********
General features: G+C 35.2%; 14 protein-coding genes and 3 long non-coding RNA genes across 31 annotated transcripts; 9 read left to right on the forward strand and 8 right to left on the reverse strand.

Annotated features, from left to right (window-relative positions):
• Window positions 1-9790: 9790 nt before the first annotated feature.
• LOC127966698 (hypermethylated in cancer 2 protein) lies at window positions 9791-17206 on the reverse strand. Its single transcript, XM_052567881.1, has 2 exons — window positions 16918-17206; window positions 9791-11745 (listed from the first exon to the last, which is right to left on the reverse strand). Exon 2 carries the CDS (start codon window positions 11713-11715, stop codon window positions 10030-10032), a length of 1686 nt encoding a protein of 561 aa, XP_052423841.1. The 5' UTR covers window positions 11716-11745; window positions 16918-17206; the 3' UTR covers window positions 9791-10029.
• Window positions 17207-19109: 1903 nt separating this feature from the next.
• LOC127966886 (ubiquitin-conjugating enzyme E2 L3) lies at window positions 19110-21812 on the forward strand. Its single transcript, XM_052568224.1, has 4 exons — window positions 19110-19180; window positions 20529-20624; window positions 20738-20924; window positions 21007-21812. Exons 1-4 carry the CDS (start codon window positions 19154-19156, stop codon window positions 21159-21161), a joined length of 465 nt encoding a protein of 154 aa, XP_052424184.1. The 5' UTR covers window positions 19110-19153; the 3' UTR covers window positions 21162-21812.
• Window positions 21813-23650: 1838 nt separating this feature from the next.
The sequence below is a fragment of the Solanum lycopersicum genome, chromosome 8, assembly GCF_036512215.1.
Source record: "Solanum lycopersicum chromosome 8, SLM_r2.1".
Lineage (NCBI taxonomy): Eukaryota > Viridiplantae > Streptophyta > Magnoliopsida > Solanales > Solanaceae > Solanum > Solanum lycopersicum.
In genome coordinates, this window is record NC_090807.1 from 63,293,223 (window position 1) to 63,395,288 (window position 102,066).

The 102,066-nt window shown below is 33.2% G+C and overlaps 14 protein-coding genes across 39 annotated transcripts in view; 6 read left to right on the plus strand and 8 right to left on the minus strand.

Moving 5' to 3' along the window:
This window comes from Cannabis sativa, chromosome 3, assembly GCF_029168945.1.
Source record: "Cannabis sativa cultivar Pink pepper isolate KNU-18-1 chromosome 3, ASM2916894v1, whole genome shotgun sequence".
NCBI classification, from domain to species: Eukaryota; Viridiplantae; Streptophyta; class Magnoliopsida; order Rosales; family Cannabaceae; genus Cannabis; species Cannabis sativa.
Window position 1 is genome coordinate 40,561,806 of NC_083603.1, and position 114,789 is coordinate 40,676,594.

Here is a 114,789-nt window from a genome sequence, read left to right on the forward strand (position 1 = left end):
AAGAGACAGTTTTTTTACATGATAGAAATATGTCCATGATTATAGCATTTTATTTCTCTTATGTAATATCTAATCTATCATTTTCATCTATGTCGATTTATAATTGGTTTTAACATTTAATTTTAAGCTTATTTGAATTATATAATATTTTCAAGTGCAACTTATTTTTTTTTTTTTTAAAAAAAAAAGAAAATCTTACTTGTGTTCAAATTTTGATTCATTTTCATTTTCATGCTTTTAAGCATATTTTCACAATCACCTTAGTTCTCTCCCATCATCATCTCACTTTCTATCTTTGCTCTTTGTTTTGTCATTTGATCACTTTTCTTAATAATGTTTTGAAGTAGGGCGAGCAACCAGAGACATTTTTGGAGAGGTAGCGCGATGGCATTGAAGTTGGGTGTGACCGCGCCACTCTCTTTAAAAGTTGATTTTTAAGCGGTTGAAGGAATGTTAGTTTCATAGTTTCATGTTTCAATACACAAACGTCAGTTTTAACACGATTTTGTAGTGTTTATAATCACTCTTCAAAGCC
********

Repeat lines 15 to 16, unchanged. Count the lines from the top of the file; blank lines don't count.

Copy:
Source record: "Cannabis sativa cultivar Pink pepper isolate KNU-18-1 chromosome 3, ASM2916894v1, whole genome shotgun sequence".
NCBI classification, from domain to species: Eukaryota; Viridiplantae; Streptophyta; class Magnoliopsida; order Rosales; family Cannabaceae; genus Cannabis; species Cannabis sativa.